Vanderbilt Minerals LLC Dixie Clay Division is planning to more than triple its mining footprint in Aiken County.
A legal advertisement, which ran earlier this month in Aiken Standard, detailed that the Randall Mine, owned by the Vanderbilt Minerals LLC Dixie Clay Division, has applied to the S.C. Department of Health and Environmental Control to modify its operating permit, and increase its area from approximately 97.2 acres to 650.7 acres.
The mine is known for kaolin clay and is located in Bath. The clay is used in a variety of ways, including in pharmaceuticals, paint, paper and ceramics.
Dixie Clay has extracted kaolin clay from the area since 1856; it became solely owned by the Vanderbilt organization in 1945.
Jay Stallings, plant manager at the Dixie Clay Division, said the term “mine expansion” may be a little inexact; the land included in the permit request is actually owned by Dixie Clay and has been for several years.
“While new lands that are currently owned by Dixie Clay will be brought into the mine permit, if the mine permit modification requested is approved by DHEC, the rate of mining or methods for mining will not change,” Stallings said. “Dixie Clay is finishing up mining and reclamation in one tract of land; as this area has been mined out, it became necessary to update the State Mine Permit to include lands that have been owned by Dixie Clay for a number of years into our mine permit area.”
The area does surround residential subdivisions, individual homes and wooded areas.
Gem Lakes resident Sheila Cline owns 73 acres that border Town Creek, close to where the mine is located, and part of her property touches the tip of the mine property.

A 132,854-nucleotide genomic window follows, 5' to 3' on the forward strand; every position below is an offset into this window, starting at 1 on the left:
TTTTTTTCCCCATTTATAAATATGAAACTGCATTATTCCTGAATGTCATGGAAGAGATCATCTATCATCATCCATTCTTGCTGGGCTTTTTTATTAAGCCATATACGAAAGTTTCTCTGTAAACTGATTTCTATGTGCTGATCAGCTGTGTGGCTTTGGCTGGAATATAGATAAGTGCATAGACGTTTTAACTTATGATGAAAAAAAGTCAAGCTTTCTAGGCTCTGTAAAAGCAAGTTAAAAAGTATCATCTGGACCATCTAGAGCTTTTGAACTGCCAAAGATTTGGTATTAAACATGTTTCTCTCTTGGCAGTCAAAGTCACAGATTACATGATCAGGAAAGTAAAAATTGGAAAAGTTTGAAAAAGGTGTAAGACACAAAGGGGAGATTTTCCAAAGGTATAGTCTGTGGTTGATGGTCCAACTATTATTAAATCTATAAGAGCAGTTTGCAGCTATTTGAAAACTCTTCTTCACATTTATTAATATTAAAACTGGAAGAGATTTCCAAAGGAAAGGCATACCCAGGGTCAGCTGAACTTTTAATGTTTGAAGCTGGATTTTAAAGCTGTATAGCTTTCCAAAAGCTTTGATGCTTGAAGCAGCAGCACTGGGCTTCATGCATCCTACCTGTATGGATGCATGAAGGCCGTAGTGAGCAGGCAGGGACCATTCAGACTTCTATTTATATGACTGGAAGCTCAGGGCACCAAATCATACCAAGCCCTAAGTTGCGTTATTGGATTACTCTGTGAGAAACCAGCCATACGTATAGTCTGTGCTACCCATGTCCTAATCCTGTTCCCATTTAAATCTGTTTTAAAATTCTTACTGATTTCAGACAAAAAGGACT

Cline said she has specific concerns about maintaining water quality in Town Creek and its quantity.
“This resource is vibrant with wildlife and vegetation,” Cline said. “Any impact of the significant increase of the mine could negatively affect our property value ... Our concern is for the safety and quality of life for the residents affected by this process.”
Stallings said the mine does intend to use buffers, vegetation and visual screens of existing vegetation to minimize any impacts to surrounding land. Techniques, he said, which have proved effective for more than 40 years.
“To address some concerns you mentioned, water quality is monitored under the NPDES (National Pollutant Discharge Elimination System) permit,” Stallings said. “We also take necessary measures to preserve air quality and things of that nature. Noise is addressed by using berms and the pit itself provides protection from excessive noise.”
The mine’s modification request is currently under DHEC’s review.
Currently, Stallings said he has not received any calls expressing concerns, but he is willing to discuss the mine’s plans with any and every one.
Stallings can be reached at 803-593-2592.
Maayan Schechter is the local government reporter with Aiken Standard. Follow her on Twitter @MaayanSchechter.